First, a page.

In all, Fort Bridger saw five different eras of occupation. Today, all five can be experienced on a 37-acre property containing 27 historic buildings and four replica structures.
After your visit, the town of Mountain View is adjacent to Fort Bridger. You can spend the night there at Country Cabins Inn (21 Seventh St., Mountain View, Wyo., 307-782-7888, CountryCabinsInn.com) where you can enjoy your own private cabin that includes a shower and jetted-tub along with a kitchenette. On-site, you’ll find Zheng Zhong Chinese Restaurant, which serves Chinese and Thai dishes. Their online reviews from patrons generally go something like, “I was stunned to find a really good Chinese/Thai restaurant in the middle of Wyoming.”
Mountain View, Wyo., to SLC
Before leaving Mountain View, head over to the Crazy Ate Café and Steakhouse (971 N. Highway 414, Mountain View, Wyo., 307-782-7455, CrazyAteCafe.com) where their claim to fame is a giant homemade cinnamon roll weighing in at 3 pounds. We’re not saying that you have to order it, but you may not ever get another chance at a roll that huge.
After breakfast, get back on I-80 and head west. You’ll hit the Wyoming/Utah state line in about 45 minutes. Once in Utah, take Exit 178 for Echo Canyon Road (you can only make this exit when heading west). Echo Canyon Road was once the Lincoln Highway and generally runs parallel to I-80.
While heading southwest on Echo Canyon Road, you’ll have access to several pioneer-related sites. About nine miles along Echo Canyon Road, you can see Steamboat Rocks—also known as Noah’s Ark. Brigham Young and company camped there in 1847, and it became a major landmark for Mormon emigrants who came through in later years, letting them know they weren’t too far from the finish line.
About 12 miles from the exit, you’ll come to the tiny town of Echo. Just off the road, you’ll spot an area with a number of interpretive exhibits, plus you’ll find several historical buildings.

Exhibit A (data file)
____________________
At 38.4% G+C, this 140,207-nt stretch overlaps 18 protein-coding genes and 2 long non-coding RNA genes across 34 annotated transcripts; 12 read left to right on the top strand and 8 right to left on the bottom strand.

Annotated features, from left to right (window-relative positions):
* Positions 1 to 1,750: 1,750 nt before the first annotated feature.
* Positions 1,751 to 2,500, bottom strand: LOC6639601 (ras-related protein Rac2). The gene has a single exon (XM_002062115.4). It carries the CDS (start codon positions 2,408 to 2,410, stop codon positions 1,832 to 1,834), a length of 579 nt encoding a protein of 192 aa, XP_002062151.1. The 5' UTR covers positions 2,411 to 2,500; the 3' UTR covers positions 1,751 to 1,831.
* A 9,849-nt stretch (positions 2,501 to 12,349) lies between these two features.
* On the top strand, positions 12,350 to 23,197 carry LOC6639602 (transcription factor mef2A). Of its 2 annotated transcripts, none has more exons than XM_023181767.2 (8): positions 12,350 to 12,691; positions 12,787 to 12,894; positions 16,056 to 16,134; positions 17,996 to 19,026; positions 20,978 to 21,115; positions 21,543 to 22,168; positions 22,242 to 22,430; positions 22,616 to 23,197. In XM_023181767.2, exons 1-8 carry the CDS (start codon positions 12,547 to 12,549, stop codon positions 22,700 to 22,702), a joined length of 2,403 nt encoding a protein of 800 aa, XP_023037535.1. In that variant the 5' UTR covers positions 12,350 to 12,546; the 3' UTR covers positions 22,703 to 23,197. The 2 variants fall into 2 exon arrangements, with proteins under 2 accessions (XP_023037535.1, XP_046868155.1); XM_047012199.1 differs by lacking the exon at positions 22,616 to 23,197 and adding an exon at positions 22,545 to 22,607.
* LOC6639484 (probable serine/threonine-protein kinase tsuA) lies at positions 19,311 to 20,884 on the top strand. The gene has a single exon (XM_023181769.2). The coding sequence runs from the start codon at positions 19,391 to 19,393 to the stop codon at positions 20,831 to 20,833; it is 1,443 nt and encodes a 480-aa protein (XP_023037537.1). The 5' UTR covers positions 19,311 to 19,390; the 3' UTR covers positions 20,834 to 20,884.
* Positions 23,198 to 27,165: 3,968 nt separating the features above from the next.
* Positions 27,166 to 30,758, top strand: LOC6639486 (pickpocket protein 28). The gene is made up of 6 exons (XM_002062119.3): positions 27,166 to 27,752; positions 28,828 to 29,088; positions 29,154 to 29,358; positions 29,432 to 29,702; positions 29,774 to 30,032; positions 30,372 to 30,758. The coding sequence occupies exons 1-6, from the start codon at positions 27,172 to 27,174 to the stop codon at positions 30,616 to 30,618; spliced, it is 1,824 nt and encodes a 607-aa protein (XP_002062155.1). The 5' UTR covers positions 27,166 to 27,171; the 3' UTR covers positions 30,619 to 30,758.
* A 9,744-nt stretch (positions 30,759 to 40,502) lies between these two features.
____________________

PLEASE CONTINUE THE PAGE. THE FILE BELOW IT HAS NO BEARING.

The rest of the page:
The town of Echo is where Echo Canyon Road turns into Echo Road and alters its orientation from southwest to northwest, heading toward the town of Henefer. Echo Road runs parallel to Interstate 84. Once in Henefer, you’ll cross I-84 to enter Utah State Route 65.
Once on SR-65, continue about 5 miles to the Big Mountain Rest Area—the place where the pioneers caught their first glimpse of Salt Lake Valley. At this stage, they needed to get down the mountain but didn’t have switchbacks like we do today. Their solution was to lock the wheels on their wagons with chains and slowly skid the wagons down the mountainside. As you get back in your car and head down the mountain, you’ll be able to see other spots of the old trail scar as the modern road switches back and forth.
Continuing down SR-65, you’ll come to Little Dell Reservoir. At this point, you could stay on the road a few more miles and hook back up with I-80, but we recommend turning right onto Emigration Canyon Road, which brings you down the same canyon the Mormon pioneers traveled in 1847. This is also where you’ll find your final stop before heading home, Ruth’s Diner (4160 Emigration Canyon Road, Salt Lake City, 801-582-5807, RuthsDiner.com). OK, a place with a make-your-own bloody mary bar that’s open on Sundays doesn’t necessarily have much to do with Mormon pioneer history. However, Ruth Evans, the founder, was born in the 19th century, as were many of the pioneers, and is there anything that’s more of a Salt Lake classic than sitting on the patio at Ruth’s on a sunny day and eating mile-high biscuits? Slap on plenty of butter and jam and give thanks that you live in 2019 while appreciating the skill, courage and ingenuity of those who came before.